Volume 4, Issue 3 - February 6, 2009

Our Contact Info:

David Butler
Executive Director

National Association of Call Centers
100 South 22nd Avenue
Hattiesburg MS 39401
Tel: 601.447.8300


In Queue circulation 54,275


All leading call center companies and suppliers should examine the NACC Underwriting opportunity in 2009 as evidence of their dedication to the growth of call center industry. See the Media/Advertising Guide link below for more information.

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NACC Investment Portfolio

Original Value start 11/6/2007
=US$90.00 or US$10.00 per stock. Then Nortel went bankrupt so we have adjusted the investment portfolio and now the new start value would be $80.00 or $10.00 per stock.

Total Portfolio Value Now= $38.89 which is up pennies from the last two weeks. In an odd way, Nortel's demise actually helps the portfolio from a percentage point of view since the value is now $38.89 of a new starting point of $80.00 (48.61%) rather than $38.89 from the original starting point of $90.00 (43.21%).

NACC Composite Index

The NACC Composite Index was down this week 1.54%. This was a smaller decline than two week ago where the index fell 18%. It appears that the stock market has found a bottom in the range of 8000 points on the Dow, but we are skipping along the bottom with some weeks of positive gain and other weeks of decline. Until the market shows a level of stability and the numbers show a growth trajectory, we can expect to be bumping long the bottom.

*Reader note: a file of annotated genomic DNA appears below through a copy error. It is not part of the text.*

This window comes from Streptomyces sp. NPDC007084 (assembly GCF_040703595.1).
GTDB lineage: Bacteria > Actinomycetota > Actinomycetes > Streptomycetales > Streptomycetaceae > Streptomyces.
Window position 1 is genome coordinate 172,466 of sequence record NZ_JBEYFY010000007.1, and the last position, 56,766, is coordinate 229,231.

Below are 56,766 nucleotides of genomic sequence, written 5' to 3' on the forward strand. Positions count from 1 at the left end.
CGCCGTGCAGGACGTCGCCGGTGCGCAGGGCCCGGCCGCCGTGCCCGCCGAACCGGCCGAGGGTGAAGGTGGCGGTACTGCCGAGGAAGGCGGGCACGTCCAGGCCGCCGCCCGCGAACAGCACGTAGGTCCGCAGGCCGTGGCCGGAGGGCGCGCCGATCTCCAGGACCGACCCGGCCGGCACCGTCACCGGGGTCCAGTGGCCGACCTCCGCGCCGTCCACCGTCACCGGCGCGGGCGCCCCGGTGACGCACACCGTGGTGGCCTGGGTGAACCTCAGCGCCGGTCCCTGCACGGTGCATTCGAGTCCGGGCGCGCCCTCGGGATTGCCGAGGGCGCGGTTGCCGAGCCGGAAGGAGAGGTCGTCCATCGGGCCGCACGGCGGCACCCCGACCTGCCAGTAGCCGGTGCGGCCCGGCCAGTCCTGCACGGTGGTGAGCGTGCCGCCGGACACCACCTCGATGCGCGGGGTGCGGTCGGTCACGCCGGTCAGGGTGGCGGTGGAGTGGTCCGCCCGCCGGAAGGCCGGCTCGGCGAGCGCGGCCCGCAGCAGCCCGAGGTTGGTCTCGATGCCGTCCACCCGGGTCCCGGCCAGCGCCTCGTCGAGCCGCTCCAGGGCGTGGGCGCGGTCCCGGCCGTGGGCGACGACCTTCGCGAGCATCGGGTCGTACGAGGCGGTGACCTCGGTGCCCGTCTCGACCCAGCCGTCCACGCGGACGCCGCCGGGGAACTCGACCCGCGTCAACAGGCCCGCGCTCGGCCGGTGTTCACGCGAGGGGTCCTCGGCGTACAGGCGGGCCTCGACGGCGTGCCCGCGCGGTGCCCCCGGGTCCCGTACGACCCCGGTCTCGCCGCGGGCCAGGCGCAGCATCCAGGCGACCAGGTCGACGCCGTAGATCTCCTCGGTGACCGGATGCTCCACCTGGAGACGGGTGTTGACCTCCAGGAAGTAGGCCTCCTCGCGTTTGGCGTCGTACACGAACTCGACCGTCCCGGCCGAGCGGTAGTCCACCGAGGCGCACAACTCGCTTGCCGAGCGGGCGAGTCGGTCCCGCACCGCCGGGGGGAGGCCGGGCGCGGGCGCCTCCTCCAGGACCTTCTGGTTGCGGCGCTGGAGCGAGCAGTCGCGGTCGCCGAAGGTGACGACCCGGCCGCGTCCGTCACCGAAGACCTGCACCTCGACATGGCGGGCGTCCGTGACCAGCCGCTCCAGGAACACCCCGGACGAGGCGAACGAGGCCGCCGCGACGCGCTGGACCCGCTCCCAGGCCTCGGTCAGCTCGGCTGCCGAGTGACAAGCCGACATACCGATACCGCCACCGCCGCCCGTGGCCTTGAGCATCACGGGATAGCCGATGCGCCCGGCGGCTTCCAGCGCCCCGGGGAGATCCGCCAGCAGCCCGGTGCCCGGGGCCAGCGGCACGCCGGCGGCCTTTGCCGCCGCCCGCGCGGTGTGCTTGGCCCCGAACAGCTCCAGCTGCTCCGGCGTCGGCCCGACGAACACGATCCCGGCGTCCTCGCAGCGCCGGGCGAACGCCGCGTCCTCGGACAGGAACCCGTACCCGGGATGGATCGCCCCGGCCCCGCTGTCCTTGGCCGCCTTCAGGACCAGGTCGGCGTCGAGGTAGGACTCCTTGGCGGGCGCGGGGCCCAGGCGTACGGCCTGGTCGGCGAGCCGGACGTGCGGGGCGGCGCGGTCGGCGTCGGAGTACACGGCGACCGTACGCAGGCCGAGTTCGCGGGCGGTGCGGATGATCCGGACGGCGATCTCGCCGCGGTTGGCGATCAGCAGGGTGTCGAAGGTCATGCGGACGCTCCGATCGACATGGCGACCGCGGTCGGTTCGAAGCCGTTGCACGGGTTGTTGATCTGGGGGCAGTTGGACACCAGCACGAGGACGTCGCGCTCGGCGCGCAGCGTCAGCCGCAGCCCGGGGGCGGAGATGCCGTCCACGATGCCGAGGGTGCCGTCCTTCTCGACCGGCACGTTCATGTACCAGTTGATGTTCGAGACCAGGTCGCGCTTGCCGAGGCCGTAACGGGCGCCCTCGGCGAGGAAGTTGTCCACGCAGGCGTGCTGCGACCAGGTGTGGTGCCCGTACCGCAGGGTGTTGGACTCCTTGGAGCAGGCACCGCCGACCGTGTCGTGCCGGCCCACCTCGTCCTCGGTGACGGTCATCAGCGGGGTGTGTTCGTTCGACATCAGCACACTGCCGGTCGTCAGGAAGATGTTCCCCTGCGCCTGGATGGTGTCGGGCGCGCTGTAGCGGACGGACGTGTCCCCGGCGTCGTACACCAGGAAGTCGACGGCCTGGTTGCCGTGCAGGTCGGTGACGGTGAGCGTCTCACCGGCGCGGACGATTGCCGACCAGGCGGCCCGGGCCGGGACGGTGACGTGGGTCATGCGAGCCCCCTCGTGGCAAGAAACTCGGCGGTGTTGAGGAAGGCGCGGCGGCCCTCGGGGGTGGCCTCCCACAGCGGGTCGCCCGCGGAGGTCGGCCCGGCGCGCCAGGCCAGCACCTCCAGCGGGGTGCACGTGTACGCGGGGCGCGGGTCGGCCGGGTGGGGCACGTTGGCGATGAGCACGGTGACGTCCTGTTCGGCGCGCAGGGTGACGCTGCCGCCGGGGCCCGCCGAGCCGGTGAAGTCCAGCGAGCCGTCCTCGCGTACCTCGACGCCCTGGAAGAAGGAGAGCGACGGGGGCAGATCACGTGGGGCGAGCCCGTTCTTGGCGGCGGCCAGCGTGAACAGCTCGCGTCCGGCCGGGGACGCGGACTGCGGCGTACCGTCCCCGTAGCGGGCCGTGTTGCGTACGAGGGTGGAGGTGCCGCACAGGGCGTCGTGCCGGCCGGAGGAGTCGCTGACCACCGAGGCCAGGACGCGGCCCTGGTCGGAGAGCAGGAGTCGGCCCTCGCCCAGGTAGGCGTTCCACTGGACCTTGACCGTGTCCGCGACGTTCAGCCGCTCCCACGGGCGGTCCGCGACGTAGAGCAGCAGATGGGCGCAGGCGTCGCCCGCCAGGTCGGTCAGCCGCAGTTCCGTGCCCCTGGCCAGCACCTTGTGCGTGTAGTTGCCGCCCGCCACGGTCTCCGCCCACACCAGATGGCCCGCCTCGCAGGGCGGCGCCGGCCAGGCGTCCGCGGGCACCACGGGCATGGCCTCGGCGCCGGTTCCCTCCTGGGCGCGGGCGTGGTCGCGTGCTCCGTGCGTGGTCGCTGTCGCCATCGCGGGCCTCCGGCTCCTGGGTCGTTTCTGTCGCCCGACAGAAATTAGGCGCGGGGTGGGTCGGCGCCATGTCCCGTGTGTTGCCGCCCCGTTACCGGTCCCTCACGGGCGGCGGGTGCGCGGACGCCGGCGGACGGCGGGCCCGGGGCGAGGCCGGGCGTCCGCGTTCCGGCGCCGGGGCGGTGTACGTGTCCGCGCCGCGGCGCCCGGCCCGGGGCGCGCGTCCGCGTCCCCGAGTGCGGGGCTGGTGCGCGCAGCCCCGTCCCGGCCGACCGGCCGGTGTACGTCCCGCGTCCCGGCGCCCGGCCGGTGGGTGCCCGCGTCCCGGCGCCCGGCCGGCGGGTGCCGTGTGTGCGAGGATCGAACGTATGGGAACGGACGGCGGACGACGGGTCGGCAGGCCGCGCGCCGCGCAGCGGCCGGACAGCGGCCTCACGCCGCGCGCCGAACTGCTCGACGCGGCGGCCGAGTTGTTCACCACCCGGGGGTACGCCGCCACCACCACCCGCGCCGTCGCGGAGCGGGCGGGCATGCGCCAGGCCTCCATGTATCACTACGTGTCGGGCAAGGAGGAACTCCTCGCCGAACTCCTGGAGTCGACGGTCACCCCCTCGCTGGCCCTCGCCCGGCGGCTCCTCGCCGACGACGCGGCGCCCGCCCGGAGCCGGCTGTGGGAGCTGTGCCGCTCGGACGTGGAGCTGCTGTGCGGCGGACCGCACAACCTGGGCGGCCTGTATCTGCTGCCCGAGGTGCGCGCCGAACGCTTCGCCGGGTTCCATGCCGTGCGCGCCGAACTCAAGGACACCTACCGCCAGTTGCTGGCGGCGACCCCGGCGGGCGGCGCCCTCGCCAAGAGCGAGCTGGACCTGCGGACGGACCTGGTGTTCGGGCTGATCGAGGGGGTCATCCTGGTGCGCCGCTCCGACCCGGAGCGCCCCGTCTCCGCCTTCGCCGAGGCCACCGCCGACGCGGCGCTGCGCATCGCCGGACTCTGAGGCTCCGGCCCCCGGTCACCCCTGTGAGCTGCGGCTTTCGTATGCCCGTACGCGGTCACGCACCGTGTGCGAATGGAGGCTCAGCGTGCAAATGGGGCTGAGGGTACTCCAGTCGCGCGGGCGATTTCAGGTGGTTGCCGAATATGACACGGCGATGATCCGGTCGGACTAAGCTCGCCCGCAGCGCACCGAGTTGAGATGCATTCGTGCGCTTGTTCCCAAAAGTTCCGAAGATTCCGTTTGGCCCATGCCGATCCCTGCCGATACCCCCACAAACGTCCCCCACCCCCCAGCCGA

The NACC Composite Index was right in the middle of the other indices this week. The Dow lost 3.30%while the NASDAQ squeaked out a small gain offset by the S&P 500's small loss. The NACC Composite Index was down 1.54%.


"Someone is sitting in the shade today because someone planted a tree a long time ago."
-Warren Buffet

Picture of the Week

Yes this is a smiling Egyptian sarcafagus. Most sarcafagi you see have such a stern faces, but this one, in the Schonbrunn Palace  museum in Vienna, Austria, looks lively and happy. The collection of antiquities at the palace was originally the Hapsburg family's personal collection and the largest collection of such artifacts I have seen outside a major public museum. 

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To advertise with the NACC, please contact the NACC at:
Tel: 601.447.8300
Fax: 601.266.5087

NACC Report-North American Contact Center Industry 2008-2009: The Year in Review and a Look Ahead

Paul Stockford, Research Director, National Association of Call Centers and Chief Analyst, Saddletree Research,

Executive Summary

The North American contact center industry experienced a relatively quiet year in 2008, tempered during the second half of the year by increasingly apparent economic deterioration. Although it was not exactly business as usual, the industry as a whole did continue to grow as did many of the important segments within the industry.

Internet Protocol (IP) continued to make inroads into the contact center. A 2008 survey among readers of the National Association of Call Center's (NACC) In Queue newsletter revealed that about 41 percent of respondents currently use IP in their contact center. Surprisingly, the greatest interest in IP for the contact center is coming from those centers configured with 75 or fewer agent seats.